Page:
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Week 4: Learn first aid, CPR, AED and pet first aid

By Darrell Dorr
December 27, 2017

Helping others in a medical emergency isn’t as hard to learn as you might think. Knowing how to apply a bandage, identify the signs and symptoms of shock, perform CPR or use an automatic external defibrillator (AED) can save a life.

First responders may not be on the scene for five minutes or more. It’s up to people like you to be ready to help someone who is injured. The person whose life you save may be someone you know and love.

Many American Red Cross chapters now offer training in pet first aid. Training may also be available through your local humane society, kennel club, or pet store. Check with your veterinarian to see what special items you may need to include in a first aid kit for your pets. If you travel with your pet, or if they are service or hunting animals, you may want to make a travel-sized pet first aid kit as well.

South Snohomish County Fire & Rescue offers CPR, AED and first aid classes. Ask your employer if they will sponsor a class for your workplace, or take a class with your family or on your own. Many classes are offered free of charge. Courses may also be offered at your place of worship, school, or community organization. Community Emergency Response Team (CERT) training from South Snohomish County Fire & Rescue also includes first aid training.

Week 3: Make or buy first aid kits for your home and car

By Darrell Dorr
December 20, 2017

Ready-made first aid kits are available at most department stores or your local American Red Cross chapter. These kits come in a variety of sizes and prices. You can also make your own kit from supplies you probably already have around the house.

Some items that should be included in a basic first aid kit are:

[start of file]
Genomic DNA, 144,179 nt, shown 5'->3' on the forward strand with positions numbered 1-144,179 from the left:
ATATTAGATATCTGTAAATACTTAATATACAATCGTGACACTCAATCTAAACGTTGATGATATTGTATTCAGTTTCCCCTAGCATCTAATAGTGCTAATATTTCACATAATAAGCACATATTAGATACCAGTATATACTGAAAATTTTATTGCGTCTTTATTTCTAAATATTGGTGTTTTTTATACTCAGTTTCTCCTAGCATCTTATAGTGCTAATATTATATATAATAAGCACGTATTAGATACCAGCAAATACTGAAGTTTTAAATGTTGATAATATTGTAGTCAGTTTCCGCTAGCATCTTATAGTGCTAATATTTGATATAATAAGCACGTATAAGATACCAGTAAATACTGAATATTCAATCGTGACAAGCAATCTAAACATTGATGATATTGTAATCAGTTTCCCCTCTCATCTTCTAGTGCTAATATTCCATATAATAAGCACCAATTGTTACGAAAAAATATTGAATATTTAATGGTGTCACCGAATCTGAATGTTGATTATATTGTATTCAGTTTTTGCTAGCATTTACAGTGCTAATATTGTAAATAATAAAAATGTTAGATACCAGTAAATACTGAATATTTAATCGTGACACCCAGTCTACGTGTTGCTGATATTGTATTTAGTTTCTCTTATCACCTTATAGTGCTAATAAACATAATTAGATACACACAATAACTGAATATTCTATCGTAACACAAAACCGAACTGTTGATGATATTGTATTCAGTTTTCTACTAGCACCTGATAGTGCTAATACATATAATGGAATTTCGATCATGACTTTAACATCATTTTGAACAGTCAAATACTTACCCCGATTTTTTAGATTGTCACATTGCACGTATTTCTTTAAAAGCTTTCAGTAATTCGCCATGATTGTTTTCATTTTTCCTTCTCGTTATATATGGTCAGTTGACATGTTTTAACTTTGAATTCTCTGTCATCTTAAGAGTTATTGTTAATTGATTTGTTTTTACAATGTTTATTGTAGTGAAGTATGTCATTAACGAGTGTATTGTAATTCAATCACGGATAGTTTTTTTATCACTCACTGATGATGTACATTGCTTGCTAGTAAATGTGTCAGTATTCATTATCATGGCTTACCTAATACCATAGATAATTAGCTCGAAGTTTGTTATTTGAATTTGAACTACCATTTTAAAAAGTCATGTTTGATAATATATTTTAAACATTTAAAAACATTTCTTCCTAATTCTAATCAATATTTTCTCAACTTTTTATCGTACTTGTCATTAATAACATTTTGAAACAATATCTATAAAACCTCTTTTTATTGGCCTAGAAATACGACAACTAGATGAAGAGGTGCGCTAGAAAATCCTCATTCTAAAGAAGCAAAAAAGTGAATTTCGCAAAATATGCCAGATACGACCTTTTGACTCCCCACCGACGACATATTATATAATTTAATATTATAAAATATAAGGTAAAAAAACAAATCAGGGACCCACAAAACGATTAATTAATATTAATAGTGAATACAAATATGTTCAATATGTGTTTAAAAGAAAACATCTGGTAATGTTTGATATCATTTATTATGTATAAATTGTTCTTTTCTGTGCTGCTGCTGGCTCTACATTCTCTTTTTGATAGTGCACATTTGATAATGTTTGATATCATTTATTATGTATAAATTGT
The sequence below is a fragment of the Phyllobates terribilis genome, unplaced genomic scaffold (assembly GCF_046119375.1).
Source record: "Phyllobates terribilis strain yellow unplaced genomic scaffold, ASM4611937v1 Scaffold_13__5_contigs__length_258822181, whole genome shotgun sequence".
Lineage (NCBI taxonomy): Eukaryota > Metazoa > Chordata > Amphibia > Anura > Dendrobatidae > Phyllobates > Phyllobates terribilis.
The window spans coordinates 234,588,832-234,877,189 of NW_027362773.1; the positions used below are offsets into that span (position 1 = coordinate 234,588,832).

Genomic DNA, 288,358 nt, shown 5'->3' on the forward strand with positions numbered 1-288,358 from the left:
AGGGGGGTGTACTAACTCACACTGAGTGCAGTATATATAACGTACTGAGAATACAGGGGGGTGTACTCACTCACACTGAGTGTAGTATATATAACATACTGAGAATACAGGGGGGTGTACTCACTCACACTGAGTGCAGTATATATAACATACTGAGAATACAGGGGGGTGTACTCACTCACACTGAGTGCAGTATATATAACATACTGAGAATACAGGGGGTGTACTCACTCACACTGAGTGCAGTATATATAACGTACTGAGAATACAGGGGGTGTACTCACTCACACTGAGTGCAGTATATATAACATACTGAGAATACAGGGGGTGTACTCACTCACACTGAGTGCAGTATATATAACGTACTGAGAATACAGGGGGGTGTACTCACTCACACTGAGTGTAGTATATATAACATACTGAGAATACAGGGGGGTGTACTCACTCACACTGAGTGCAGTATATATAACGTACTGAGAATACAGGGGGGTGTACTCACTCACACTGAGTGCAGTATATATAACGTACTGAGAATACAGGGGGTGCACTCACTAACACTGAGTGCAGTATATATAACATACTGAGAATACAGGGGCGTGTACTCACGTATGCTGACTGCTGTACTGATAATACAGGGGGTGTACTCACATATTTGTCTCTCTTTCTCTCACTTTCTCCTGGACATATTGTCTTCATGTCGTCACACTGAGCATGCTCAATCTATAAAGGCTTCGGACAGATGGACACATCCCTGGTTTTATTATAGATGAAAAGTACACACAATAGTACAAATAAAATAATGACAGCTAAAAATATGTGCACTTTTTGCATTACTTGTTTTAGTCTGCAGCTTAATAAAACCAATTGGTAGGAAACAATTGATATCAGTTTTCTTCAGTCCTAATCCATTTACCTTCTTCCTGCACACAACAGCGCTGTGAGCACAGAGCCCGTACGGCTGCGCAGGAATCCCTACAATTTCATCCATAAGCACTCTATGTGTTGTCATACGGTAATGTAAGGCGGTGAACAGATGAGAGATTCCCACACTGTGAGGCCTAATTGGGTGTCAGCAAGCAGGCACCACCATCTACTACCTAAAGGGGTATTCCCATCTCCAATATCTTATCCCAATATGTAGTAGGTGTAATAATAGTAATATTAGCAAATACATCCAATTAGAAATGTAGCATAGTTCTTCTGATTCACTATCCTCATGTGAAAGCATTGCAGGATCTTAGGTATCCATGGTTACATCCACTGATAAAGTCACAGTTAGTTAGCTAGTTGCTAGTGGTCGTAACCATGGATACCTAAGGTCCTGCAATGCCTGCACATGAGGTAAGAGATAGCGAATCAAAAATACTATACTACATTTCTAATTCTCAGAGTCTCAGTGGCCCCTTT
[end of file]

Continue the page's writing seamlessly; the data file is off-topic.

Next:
• Adhesive Tape
• Gauze Pads & Roller Gauze (assorted sizes)
• Antiseptic Ointment
• Hand Sanitizer (liquid or wipes)
• Band-Aids (assorted sizes)
• Plastic Bags
• Blanket
• Scissors and Tweezers
• Cold Pack
• Small Flashlight and Extra Batteries
• Disposable Gloves
• Triangular Bandage



Week 2: Know what to do while waiting or an ambulance

By Darrell Dorr
December 13, 2017

Call 911 instead of trying to take an injured or ill person to the hospital yourself. It may seem that waiting for an ambulance will take longer to get help, but ambulance crews can start providing care as soon as they arrive. They can get the patient to hospital quickly, legally, and more safely.

  1. Stay on the line with 911, and follow emergency instructions.
  2. Stay calm, and try to keep the patient calm.
  3. Don’t move a patient who was injured in an automobile accident or fall, or who was found unconscious.
  4. If the patient is cold, cover him or her with a blanket.
  5. Don’t give an injured person anything to eat or drink (unless instructed by the 911 dispatcher).
  6. Have someone watch for the ambulance and show the crew how to get to the patient. (This is especially important in an apartment or office building, or if your address is hard to see from the street).



Week 1: Learn basics in first aid

By Darrell Dorr
December 4, 2017

We’ve come to our final month in ReadyTogether! Throughout this year we’ve utilized the information in Do1Thing to prepare for disasters one topic per month and one step at a time. In December we focus on learning basics in first aid. If a major disaster prevents or delays first responders in coming to you and your family, your preparations will become all the more important.

An emergency can happen at any time and any place. Many public places have a first aid kit, oxygen, or an AED (automated external defibrillator) to treat people. These items can only save lives if someone knows how to use them. Actions you take in the first few minutes after an injury or other medical incident may save someone’s life.

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